Okay. And that was my next question. You've kind of answered it already. But looking over either the last six months or the last two years, what have you seen in the trend of bad debt expense and the amount of credit you are extending?

Rich Cleys

The bad debt expense that we will report for the current year will be significantly up versus first, we’re going to be above $4.4 million higher than prior years. In the prior years we have had about six and a fraction million of write-offs. So, that is a much figured number.

As far as our underwriting goes, so we have got a pretty robust credit team in all of the geographies. We get a lot of information from our customers, and we’re still utilizing the same basic underwriting tenants that we have used in the past and we feel pretty good about those criteria that we use to underwrite our customers.

Chris Quilty – Raymond James

Okay. And a final question for you, Rich – with the Algol acquisition and the integration, as you look out into the first quarter and I guess the balance of the year, in your operating expenses, should we expect in the sales and marketing line any significant changes, either up or down, with the kind of rate you've shown over the past three quarters, in a $35 million, $36 million range?

Rich Cleys

You mean the SG&A.

Chris Quilty – Raymond James

Yes.

Rich Cleys

Right now, we are looking at it – we are comfortable with our SG&A. That can fluctuate if we do have some problems in the bad debt area. If you look at our quarters in the last year, there are some peaks and valleys in the way that we had to record bad debt. So, bad debt is one item that could cause SG&A to change, but overall our spending is in good control.

Mike Baur

And I would add to that Chris, the other area of spending that we will continue to do at this stage is in our European Communications business. As you know that is still new ground for us with the acquisition, and also still in our security business. I would say those are two areas of investment from an SG&A perspective that we think will pay dividends to us down the road.

Chris Quilty – Raymond James

Okay. You've talked in the past about the security business taking longer to get over the hump than you would have hoped. What has the past year and a half of economic crisis done for you there in terms of either slowing the process or accelerating it the way it has with your more traditional markets?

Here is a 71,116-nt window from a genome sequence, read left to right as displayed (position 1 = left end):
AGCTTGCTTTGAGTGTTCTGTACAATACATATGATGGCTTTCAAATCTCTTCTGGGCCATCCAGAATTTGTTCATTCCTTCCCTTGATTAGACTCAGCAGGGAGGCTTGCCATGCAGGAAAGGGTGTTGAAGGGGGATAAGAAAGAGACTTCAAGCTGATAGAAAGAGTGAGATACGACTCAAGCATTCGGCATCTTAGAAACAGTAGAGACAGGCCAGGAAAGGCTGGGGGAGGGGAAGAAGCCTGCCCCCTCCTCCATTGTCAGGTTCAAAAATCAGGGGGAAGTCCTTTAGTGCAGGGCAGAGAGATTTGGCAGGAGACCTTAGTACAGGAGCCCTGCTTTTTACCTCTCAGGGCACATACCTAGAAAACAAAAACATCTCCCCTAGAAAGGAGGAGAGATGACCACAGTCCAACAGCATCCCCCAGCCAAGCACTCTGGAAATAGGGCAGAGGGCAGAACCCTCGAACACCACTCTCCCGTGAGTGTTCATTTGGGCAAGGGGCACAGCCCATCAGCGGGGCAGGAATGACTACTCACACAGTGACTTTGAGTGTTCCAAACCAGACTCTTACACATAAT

Mike Baur

Well, Chris, I don’t think the economic impact has been seen by that team. They wouldn’t be able to see the impact to be honest. We are in a mode still of – we built a new business model in that business that is kind of a hybrid between the small regional distributor of electronic security products and a couple of these large multinationals that have drive-up warehouses.

So we got this new model that is different and I think the fact that we have been able to operate at lower margins from the gross margin lines in the traditional security distributor because they have all the infrastructure. It has given us the ability to come in there and take some market share frankly. Second thing that is going on there that is again insulated from the economic issues this new technology shift to IP. So, people have determined that there is a better return on investment if they buy new IP based cameras, and maintain the service agreement and all the costs associated with traditional analogue technology. So I think that is why we are insulated so far from the economic environment.

Chris Quilty – Raymond James

Great. Thanks, guys.

Mike Baur

Thanks.

Operator

(Operator instructions) Our next question comes from Tony Kure of KeyBanc. Go ahead sir. Your line is open.

Tony Kure – KeyBanc

Good evening, guys.

Rich Cleys

Hi, Tony.

Tony Kure – KeyBanc

A couple of quick questions, the bad debt you called out as an impact in the fourth quarter, could you maybe size that for us? And is that an increase from the third quarter that you saw? Or is it on the same level as the third quarter bad debt expense?

Rich Cleys

Our bad debt expense for the fourth quarter was better than the third quarter, when I say better less than. Actually versus our expectation, we had a better quarter in bad debt.

Tony Kure – KeyBanc

Okay. So is that then – is what's factored into the first quarter just sort of a flat bad debt expense?

Rich Cleys

We would normalize our bad debt based upon the full year experience of 2010.

Tony Kure – KeyBanc

Okay. And in that –

Rich Cleys

That would say that we put them more in our forecast.

Tony Kure – KeyBanc

Yes. I guess that's sort of the next question. You mentioned the current year is about $4.4 million higher than prior years. By current year did you mean fiscal 2011 or fiscal 2010?

Rich Cleys

Fiscal 2010. When you see our 10-K report you will be able to look at the schedule and see that change.

Tony Kure – KeyBanc

Okay. So that was about $4.5 million higher than 2009, and then you're factoring in a higher expense –

Rich Cleys

I could be factoring in a similar expense for 2011 then what I have experienced overall in 2010.

Tony Kure – KeyBanc